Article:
Social Justice Doesn’t Sound Like Justice to Me

The term ‘social justice’ has been thrown around by collectivists since, probably, forever. Even though I’ve heard the term being thrown around I’ve never been able to understand the definition because, in context, it seems to mean a correction (in their eyes) of anything the speaker is against. Usually I’m quick to pick up a dictionary and look up terms I’m unfamiliar with but the dictionary doesn’t have an entry for ‘social justice’ so I turned to Wikipedia:

Social justice is based on the concepts of human rights and equality and involves a greater degree of economic egalitarianism through progressive taxation, income redistribution, or even property redistribution.

Now I’m even more confused than when I started. How is violent theft justice? Progressive taxation, like any form of taxation, is theft. The same goes for any type of redistribution. Redistribution, by definition, implies the taking of something from one person and giving it to another. Usually those screaming for social justice want to take property from the “rich” and distribute it amongst the “poor.” Their idea seems to be that the “rich” have “too much” and the “poor” “not enough,” so the only way to rectify the situation is to take some from the “rich” and give it to the “poor.” I had to use a lot of quotation marks because the definitions of rich, too much, poor, and not enough are entirely subjective based on the person you’re talking to. In my experience the definition of rich is usually “anybody who has more than the speaker,” too much is “more stuff than the speaker owns,” poor is “the speaker,” and not enough is usually “the amount of stuff the speaker owns.”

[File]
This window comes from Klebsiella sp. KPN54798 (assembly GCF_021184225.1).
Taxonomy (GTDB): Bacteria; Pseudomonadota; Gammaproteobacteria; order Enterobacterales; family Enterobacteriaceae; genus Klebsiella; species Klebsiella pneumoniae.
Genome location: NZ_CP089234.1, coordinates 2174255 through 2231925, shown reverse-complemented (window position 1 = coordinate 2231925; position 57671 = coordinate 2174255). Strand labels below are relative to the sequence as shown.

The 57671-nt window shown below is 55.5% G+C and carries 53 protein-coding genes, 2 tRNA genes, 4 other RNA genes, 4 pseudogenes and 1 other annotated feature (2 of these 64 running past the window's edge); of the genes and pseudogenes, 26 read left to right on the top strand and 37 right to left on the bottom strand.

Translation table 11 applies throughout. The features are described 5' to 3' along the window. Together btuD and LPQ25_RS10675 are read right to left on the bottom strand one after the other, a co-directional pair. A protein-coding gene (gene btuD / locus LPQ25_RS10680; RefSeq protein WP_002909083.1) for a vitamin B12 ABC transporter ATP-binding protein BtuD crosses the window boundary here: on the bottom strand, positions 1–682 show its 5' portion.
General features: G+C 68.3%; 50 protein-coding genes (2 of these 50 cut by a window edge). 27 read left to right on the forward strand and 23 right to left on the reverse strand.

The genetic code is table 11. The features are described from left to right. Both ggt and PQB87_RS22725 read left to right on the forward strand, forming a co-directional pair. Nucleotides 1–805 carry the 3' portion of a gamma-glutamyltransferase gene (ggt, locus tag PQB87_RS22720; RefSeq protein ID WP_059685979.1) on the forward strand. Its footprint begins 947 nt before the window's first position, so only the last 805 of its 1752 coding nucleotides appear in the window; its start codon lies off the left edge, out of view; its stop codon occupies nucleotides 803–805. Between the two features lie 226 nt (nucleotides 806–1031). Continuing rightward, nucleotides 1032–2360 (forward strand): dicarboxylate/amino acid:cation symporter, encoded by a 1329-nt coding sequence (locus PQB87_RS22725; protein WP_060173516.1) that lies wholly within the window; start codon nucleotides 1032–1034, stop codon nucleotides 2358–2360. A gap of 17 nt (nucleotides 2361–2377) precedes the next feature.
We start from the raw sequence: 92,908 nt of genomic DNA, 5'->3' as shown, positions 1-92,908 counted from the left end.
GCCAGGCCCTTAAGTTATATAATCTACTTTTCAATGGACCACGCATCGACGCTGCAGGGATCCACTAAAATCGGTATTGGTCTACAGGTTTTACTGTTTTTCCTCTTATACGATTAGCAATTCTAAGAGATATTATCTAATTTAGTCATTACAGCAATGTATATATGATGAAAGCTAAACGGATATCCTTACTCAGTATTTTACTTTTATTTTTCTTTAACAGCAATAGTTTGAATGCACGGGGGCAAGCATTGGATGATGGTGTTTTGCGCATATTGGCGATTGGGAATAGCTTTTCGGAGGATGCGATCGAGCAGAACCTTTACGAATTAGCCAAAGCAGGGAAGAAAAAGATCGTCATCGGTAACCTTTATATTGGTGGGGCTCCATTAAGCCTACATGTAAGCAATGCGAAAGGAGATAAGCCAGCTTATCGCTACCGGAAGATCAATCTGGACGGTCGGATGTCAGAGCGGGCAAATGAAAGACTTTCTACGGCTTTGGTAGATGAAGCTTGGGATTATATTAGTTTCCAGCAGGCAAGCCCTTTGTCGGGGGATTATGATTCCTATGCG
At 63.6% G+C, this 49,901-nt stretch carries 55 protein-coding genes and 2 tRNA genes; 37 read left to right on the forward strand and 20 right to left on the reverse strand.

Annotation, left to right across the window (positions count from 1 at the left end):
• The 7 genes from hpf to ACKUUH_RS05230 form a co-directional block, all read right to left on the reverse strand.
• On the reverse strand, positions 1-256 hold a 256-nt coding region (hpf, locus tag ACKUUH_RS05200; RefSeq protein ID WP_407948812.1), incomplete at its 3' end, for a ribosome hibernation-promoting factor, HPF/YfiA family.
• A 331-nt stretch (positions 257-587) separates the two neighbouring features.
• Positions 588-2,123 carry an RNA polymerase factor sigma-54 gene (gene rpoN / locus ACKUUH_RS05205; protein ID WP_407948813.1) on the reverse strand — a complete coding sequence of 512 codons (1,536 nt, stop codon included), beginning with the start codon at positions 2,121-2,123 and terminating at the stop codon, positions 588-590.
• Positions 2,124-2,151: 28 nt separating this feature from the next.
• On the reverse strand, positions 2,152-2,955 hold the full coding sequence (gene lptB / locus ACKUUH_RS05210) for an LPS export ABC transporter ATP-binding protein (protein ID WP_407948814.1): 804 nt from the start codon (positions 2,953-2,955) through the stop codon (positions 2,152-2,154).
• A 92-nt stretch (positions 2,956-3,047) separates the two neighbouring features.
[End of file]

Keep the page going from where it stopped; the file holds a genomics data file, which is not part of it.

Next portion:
If social justice requires the initiation of force to achieve then it is not justice at all. It’s one thing if the advocates of social justice want stolen property return to rightful owners but in my experience most people demanding social justice want property taken from the “rich” and distributed amongst the “poor.” In my book justice is compensating for harm done by the harm doer. If you’ve stolen $100.00 from somebody it is right that the $100.00, plus any recovery costs, be returned to the original victim. I’d even go so far as to say it would be right if an additional $100.00 was then taken from the thief and given to the victim, since the thief really stole the right to $100.00 of property from the victim and fair compensation would be to have the right of $100.00 of property taken from the thief. The latter part is debatable, the former is not. Stolen property should always be returned to its rightful owner unless that rightful owner has said he doesn’t want his property retrieved (for example, if the owner is a pacifist).

Justice is not taking rightfully earned property from one and giving it to another, that’s theft.